The Kunstpalast in Düsseldorf, the current home of Franz Marc’s ‘Die Füchse’ (The Foxes), will soon return the valuable cubist painting to the heirs of its former Jewish owner Kurt Grawi.
Franz Marc, The Foxes (1913). Photo: Google Cultural Institute via Wikimedia Commons
Grawi sold the work in 1940 after having been imprisoned in Sachsenhausen concentration camp in Nazi Germany and escaping to South America.
The judgement of the Advisory Commission, the committee of experts which makes recommendations on individual restitution claims in Germany, comes after a debate surrounding the circumstances of the sale.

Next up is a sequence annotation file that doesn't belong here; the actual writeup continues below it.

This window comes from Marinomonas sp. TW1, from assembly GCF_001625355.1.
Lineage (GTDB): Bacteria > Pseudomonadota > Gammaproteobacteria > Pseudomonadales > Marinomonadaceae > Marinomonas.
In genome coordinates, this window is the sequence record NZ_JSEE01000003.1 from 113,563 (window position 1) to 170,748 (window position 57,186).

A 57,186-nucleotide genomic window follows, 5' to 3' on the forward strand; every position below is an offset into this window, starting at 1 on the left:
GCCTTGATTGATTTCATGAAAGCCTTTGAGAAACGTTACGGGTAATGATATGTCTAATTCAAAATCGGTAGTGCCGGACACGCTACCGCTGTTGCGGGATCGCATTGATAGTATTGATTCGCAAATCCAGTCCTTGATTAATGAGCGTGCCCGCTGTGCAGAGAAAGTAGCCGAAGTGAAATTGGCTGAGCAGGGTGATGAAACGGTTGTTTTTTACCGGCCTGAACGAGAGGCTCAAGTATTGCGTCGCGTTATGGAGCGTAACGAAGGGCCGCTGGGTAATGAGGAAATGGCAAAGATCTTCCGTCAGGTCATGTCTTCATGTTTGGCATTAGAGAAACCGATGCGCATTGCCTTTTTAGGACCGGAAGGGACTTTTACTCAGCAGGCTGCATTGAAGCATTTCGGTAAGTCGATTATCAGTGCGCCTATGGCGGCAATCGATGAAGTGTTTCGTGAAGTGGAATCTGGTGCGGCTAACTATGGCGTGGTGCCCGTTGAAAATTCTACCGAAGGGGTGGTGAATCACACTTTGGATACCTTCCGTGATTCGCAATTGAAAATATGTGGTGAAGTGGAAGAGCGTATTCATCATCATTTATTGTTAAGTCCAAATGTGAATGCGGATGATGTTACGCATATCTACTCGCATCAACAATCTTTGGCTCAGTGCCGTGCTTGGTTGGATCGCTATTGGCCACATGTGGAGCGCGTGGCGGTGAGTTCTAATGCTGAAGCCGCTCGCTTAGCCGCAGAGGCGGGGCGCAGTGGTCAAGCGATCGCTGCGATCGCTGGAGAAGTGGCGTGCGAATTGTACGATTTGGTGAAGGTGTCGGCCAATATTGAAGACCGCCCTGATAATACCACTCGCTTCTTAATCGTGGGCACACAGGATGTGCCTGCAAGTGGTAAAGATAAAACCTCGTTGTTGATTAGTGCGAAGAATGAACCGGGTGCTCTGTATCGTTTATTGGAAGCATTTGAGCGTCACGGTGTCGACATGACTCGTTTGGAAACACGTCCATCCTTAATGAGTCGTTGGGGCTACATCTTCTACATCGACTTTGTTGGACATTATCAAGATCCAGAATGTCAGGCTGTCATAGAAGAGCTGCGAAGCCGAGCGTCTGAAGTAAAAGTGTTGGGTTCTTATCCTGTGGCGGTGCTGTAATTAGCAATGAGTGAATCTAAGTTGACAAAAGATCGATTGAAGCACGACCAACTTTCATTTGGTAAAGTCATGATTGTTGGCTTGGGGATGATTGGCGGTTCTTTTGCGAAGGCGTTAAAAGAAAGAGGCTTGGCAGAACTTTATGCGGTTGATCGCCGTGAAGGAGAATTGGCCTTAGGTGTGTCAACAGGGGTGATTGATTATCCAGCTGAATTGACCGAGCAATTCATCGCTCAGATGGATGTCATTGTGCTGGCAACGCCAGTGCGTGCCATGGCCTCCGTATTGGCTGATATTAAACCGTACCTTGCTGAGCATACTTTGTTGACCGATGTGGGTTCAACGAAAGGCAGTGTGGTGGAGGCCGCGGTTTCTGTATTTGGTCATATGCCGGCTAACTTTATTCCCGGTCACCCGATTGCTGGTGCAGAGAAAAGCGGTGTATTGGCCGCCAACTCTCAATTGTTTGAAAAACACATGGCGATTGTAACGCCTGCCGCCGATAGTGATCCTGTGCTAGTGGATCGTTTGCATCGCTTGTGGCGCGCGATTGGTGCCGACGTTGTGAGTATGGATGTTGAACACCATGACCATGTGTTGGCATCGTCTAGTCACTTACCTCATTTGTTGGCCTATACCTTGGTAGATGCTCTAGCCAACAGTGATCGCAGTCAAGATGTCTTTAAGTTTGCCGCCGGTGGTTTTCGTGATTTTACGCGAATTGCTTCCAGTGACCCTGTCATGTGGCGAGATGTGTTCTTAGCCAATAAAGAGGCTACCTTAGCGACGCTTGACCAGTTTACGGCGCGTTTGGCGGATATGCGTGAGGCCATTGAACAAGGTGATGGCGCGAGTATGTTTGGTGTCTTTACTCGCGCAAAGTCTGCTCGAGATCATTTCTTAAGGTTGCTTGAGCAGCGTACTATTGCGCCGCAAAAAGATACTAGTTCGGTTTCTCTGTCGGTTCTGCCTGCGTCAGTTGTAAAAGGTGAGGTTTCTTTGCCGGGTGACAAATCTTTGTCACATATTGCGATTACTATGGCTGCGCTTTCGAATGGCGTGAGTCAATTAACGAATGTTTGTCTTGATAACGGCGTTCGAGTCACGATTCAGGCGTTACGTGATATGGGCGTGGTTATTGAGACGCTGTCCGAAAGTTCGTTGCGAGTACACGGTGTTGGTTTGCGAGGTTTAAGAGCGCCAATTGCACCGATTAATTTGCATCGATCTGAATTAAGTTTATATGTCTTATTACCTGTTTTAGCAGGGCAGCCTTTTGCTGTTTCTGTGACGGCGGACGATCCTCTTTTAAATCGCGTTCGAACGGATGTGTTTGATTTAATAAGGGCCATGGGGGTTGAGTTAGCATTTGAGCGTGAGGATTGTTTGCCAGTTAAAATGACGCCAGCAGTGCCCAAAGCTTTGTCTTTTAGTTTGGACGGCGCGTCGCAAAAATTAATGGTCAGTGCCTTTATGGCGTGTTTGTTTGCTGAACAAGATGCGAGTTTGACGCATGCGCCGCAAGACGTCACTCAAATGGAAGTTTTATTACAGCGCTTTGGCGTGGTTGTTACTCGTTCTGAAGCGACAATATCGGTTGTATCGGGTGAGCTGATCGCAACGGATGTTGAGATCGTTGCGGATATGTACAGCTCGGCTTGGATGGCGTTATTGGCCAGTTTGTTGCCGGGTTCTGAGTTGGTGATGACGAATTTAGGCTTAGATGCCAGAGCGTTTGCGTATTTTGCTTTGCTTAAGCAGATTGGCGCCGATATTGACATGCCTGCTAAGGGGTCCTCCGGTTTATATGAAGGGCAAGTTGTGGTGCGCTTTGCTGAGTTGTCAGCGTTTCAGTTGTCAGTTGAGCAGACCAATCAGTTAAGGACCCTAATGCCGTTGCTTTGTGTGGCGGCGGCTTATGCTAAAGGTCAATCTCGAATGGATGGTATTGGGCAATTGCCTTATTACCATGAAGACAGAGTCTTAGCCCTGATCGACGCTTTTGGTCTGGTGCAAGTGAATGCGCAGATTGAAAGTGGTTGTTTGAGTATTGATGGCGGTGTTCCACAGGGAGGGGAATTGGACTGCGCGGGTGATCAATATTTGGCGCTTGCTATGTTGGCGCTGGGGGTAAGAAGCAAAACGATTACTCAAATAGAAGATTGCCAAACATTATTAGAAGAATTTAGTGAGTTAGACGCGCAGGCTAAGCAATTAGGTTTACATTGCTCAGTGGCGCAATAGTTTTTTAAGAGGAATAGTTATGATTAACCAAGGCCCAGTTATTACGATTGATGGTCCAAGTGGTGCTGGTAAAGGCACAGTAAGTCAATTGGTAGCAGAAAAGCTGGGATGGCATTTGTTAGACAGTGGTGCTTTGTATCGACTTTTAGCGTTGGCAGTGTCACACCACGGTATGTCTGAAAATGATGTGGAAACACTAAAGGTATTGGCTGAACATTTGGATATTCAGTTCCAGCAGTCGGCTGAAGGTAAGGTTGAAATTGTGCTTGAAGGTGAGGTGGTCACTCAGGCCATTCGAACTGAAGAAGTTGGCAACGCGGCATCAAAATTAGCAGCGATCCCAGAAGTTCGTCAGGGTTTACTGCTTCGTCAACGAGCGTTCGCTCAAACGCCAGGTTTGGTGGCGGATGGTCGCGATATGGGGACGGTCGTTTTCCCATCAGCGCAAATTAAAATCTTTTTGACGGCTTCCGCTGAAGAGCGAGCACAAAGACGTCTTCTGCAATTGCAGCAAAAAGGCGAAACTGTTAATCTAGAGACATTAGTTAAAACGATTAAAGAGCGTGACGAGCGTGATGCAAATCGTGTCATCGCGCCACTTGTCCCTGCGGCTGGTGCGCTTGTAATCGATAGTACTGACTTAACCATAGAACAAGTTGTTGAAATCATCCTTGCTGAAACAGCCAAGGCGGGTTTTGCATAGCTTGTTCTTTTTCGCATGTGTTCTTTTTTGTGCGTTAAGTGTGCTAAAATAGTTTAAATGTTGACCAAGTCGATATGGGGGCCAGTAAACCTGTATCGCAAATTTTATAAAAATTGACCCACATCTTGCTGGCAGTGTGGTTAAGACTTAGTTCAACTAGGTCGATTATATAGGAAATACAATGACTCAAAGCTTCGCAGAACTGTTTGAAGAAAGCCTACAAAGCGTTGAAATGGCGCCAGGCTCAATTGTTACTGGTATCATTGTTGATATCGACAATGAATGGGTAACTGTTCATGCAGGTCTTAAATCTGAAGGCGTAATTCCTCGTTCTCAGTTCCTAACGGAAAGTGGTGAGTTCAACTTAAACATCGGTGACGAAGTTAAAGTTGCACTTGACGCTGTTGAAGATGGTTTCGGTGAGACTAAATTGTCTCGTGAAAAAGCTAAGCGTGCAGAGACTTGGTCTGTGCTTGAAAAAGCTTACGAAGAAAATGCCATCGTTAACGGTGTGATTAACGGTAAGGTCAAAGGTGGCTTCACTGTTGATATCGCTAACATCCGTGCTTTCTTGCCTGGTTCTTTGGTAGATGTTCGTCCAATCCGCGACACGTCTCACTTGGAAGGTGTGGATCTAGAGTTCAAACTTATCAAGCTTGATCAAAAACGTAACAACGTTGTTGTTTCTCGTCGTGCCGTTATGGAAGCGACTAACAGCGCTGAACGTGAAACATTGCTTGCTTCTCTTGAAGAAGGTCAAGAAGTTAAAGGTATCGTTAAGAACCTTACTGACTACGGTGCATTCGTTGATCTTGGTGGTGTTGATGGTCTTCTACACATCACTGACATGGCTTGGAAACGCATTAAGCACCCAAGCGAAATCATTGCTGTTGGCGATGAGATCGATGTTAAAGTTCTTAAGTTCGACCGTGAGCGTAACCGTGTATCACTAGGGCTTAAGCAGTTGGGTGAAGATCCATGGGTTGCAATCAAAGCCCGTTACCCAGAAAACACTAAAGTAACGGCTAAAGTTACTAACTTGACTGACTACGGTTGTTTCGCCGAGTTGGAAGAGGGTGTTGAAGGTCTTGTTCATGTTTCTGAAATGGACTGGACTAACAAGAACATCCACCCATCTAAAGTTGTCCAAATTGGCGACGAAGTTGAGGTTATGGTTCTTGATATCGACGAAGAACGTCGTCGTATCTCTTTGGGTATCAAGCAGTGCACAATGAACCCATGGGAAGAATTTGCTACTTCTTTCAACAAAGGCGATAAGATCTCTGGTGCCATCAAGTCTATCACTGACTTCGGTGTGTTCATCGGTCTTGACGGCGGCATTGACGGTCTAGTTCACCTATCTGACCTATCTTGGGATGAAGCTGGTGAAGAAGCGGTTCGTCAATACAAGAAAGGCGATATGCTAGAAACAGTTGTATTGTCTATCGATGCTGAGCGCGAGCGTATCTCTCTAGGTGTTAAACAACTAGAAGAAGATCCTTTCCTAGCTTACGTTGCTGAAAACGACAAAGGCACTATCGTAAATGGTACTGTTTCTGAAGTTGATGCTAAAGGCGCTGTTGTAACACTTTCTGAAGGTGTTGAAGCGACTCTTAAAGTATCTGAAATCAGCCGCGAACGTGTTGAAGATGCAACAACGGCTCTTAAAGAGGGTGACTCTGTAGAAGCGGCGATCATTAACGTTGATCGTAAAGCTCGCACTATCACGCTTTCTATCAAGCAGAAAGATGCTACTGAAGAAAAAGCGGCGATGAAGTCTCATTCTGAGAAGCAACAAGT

Grawi and his family sold the artwork a year after arriving in Chile, which technically places the sale outside of the Nazis’ sphere of influence.
While the World Jewish Congress advised against its restitution for this reason, the Commission decided that the sale was so closely connected with Nazi persecution that it must be restituted. Grawi’s heirs argued that the proceeds of the sale enabled the family’s emigration.
This decision indicates shifting standards when it comes to restitution claims, setting an important precedent for similar situations where artworks that were sold abroad in exigent circumstances can qualify for restitution.